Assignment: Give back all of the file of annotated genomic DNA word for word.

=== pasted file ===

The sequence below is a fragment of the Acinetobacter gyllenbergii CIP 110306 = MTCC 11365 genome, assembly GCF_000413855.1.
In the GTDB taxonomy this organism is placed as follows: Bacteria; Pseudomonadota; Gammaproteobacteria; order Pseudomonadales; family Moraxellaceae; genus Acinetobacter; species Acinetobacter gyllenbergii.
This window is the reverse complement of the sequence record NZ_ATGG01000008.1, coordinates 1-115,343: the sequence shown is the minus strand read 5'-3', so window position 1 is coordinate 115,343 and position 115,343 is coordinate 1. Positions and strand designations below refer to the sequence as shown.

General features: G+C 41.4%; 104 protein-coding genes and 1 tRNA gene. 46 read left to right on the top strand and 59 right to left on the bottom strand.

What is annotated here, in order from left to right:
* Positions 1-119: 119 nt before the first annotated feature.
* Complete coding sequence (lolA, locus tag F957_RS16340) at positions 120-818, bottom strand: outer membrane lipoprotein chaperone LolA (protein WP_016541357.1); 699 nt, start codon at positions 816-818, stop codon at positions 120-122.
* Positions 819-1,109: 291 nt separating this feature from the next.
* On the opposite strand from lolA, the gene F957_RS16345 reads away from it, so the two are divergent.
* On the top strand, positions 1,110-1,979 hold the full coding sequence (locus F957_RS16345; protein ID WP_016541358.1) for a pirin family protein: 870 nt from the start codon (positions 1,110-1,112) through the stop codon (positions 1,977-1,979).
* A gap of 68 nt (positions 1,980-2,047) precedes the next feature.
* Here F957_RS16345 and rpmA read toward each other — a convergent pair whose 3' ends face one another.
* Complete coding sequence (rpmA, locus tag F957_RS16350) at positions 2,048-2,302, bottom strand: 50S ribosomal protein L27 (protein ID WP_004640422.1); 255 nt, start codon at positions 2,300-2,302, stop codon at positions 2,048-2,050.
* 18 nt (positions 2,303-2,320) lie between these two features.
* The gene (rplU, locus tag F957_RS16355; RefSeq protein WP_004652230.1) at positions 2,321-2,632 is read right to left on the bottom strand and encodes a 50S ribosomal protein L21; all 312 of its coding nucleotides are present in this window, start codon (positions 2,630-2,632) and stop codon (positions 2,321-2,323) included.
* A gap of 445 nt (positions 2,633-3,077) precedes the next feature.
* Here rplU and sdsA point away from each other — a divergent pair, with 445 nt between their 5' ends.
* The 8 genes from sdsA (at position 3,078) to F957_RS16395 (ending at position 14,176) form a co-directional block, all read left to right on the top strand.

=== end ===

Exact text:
The sequence below is a fragment of the Acinetobacter gyllenbergii CIP 110306 = MTCC 11365 genome, assembly GCF_000413855.1.
In the GTDB taxonomy this organism is placed as follows: Bacteria; Pseudomonadota; Gammaproteobacteria; order Pseudomonadales; family Moraxellaceae; genus Acinetobacter; species Acinetobacter gyllenbergii.
This window is the reverse complement of the sequence record NZ_ATGG01000008.1, coordinates 1-115,343: the sequence shown is the minus strand read 5'-3', so window position 1 is coordinate 115,343 and position 115,343 is coordinate 1. Positions and strand designations below refer to the sequence as shown.

General features: G+C 41.4%; 104 protein-coding genes and 1 tRNA gene. 46 read left to right on the top strand and 59 right to left on the bottom strand.

What is annotated here, in order from left to right:
* Positions 1-119: 119 nt before the first annotated feature.
* Complete coding sequence (lolA, locus tag F957_RS16340) at positions 120-818, bottom strand: outer membrane lipoprotein chaperone LolA (protein WP_016541357.1); 699 nt, start codon at positions 816-818, stop codon at positions 120-122.
* Positions 819-1,109: 291 nt separating this feature from the next.
* On the opposite strand from lolA, the gene F957_RS16345 reads away from it, so the two are divergent.
* On the top strand, positions 1,110-1,979 hold the full coding sequence (locus F957_RS16345; protein ID WP_016541358.1) for a pirin family protein: 870 nt from the start codon (positions 1,110-1,112) through the stop codon (positions 1,977-1,979).
* A gap of 68 nt (positions 1,980-2,047) precedes the next feature.
* Here F957_RS16345 and rpmA read toward each other — a convergent pair whose 3' ends face one another.
* Complete coding sequence (rpmA, locus tag F957_RS16350) at positions 2,048-2,302, bottom strand: 50S ribosomal protein L27 (protein ID WP_004640422.1); 255 nt, start codon at positions 2,300-2,302, stop codon at positions 2,048-2,050.
* 18 nt (positions 2,303-2,320) lie between these two features.
* The gene (rplU, locus tag F957_RS16355; RefSeq protein WP_004652230.1) at positions 2,321-2,632 is read right to left on the bottom strand and encodes a 50S ribosomal protein L21; all 312 of its coding nucleotides are present in this window, start codon (positions 2,630-2,632) and stop codon (positions 2,321-2,323) included.
* A gap of 445 nt (positions 2,633-3,077) precedes the next feature.
* Here rplU and sdsA point away from each other — a divergent pair, with 445 nt between their 5' ends.
* The 8 genes from sdsA (at position 3,078) to F957_RS16395 (ending at position 14,176) form a co-directional block, all read left to right on the top strand.